Some of the blinders have included a wonderful set from Neil and Tim Finn, in support of that wonderful Finn album; still just about the best thing either of them has done. The best of the wave of reunion/comeback shows from Head Like A Hole (perhaps because it was closest in spirit to the band's back-in-the-day peak?). I've seen Tony Joe White there a couple of times, the first time was one of my favourite concert experiences. It wasn't packed and, from memory, Barry Saunders was the opening act. A great opening act too I should say. And most of the crowd was just parked up on the carpet, sitting, sprawling, relaxed. When the Swamp Fox sauntered to the stage a few people started to stand - he recommended we stay seated. He took requests right from the opening number, improvising a blues about flying into Wellington and then just taking the show from there...that drawl, that snake of guitar, big, big drums in back of him.

It was also the scene of my infamous Paul Kelly story (that's going way back in the blog archives).

And I saw The Angels there - because I won a ticket in a phone-in competition back in the days of Pirate FM (R.I.P you mad, brilliant loon). I wasn't any kind of massive Angels fan but damn that was a good show. Even pinched the setlist as I was right up the front, one of my first times heading along to a gig on my own.

One time at the James Cabaret I saw Tanya Donnelly finish her set with a spot-on cover of Time of The Season by The Zombies. Another time I sat, mouth agape, watching two sets by The Necks. They've been one of my favourite bands ever since. I was front row. Nothing else in the world mattered but the sound those three musicians made.

And Suzi Ibarra, whose playing just blows me away whenever I hear her - ever since I got hooked on The David S. Ware Quartet album, Wisdom of Uncertainty - played a set with her Electric Kulintang project. Then The Black Keys back when they weren't slut-shaming their best material and greasing up the pop kids.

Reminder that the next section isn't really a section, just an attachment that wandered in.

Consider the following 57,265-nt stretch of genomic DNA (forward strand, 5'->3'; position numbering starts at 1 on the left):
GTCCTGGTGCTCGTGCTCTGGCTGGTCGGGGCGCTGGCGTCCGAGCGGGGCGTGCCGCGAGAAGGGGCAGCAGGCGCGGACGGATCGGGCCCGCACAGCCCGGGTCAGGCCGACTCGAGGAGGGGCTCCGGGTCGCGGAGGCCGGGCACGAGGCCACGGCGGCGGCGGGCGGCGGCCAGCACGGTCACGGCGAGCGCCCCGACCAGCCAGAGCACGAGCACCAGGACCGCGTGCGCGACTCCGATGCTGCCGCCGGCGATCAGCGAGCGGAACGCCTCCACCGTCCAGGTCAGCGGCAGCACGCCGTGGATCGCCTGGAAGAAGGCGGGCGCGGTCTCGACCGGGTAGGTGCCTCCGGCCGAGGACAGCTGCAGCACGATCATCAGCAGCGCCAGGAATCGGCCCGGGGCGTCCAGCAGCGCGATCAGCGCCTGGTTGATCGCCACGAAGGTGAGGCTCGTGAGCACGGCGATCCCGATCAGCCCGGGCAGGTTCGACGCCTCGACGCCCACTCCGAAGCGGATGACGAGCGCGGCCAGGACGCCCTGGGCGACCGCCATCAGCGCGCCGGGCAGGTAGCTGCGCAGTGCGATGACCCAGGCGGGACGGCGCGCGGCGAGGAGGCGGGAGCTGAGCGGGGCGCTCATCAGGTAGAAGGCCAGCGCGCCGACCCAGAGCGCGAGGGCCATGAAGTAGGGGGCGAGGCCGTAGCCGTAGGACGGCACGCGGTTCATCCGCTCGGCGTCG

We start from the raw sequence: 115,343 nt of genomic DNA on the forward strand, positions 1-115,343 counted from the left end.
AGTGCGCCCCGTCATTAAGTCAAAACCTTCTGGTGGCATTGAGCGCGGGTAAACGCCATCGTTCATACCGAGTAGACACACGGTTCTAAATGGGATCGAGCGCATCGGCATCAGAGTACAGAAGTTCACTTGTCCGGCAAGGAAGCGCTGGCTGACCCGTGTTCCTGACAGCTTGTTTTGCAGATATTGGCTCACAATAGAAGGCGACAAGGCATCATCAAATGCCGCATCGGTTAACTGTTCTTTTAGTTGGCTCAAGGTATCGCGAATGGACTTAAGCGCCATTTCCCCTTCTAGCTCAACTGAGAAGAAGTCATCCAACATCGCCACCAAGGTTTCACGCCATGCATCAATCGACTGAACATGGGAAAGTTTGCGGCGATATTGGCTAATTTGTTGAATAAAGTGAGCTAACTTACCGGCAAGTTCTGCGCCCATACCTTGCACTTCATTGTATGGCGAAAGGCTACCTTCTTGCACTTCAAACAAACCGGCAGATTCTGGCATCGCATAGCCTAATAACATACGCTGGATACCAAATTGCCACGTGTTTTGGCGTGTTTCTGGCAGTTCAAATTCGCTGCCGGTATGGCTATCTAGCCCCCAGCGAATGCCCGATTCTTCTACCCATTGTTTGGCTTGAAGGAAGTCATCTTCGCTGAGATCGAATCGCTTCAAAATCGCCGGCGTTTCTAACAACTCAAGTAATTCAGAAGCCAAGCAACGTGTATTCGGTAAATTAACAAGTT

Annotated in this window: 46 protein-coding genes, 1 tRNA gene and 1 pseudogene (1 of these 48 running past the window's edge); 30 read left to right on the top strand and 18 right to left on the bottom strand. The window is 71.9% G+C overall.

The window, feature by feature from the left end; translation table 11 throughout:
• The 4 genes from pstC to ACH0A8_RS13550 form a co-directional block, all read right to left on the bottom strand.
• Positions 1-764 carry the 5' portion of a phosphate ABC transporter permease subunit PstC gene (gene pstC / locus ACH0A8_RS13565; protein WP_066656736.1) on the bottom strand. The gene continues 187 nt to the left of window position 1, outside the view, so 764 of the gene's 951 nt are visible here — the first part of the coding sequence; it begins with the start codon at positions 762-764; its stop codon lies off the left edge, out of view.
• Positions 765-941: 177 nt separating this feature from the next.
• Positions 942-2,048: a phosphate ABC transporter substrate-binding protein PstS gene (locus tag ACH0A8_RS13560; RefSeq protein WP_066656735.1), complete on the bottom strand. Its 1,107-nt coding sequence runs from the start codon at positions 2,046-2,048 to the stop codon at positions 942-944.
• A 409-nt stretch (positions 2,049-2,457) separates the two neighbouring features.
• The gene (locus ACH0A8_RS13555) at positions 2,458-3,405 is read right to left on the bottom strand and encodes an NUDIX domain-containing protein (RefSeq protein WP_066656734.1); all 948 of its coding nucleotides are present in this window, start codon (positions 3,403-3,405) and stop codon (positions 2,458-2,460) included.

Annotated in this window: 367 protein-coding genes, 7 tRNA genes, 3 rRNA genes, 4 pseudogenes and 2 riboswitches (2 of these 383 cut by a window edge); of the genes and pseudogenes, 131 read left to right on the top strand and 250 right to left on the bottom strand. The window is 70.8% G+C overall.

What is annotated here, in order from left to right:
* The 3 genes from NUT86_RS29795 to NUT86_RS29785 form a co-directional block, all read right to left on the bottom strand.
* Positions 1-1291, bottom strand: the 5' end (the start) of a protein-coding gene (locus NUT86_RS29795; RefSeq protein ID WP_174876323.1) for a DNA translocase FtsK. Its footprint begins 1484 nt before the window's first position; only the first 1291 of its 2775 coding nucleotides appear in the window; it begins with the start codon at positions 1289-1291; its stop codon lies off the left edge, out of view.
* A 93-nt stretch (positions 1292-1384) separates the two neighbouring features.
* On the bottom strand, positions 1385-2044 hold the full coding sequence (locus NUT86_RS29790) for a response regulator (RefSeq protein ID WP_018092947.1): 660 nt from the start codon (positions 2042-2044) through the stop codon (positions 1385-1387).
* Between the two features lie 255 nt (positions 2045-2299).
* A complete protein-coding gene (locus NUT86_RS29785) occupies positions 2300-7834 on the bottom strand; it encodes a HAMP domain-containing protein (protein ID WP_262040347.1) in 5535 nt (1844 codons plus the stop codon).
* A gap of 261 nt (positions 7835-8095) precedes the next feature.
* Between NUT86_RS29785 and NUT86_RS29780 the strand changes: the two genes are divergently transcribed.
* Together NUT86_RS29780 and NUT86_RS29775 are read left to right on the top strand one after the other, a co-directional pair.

So many great gigs there.

(And also one by Steve Smith and Vital Information).

There'll be some great shows at the upcoming International Arts Festival, Neko Case is playing the cab, so is Charles Bradley. The Brel show as mentioned in my recent Jon Toogood interview will be at the James Cabaret and the double bill to kill all double bills: Ugly Kid Joe and Skid Row. You heard it here second!

But, where was I, so many good gigs...

Ah, I love you James Cabaret - and I want you to stick around.

Anyone else got good older memories of this place? And anyone else agree it's Wellington's best (only?) purpose-built music venue right now?

Blog on the Tracks is on Facebook and Twitter.

You can also check out Off the Tracks for The Vinyl Countdown, reviews and other posts

Postscript: If you're not from Wellington and don't particlarly care about Wellington's venues and venue-issues then here's some news you might enjoy if you've read this far. David Mulcahy has a new album out under his Mulchzoid name, and you should check it out - it's really great. He's making a lot of great music (still).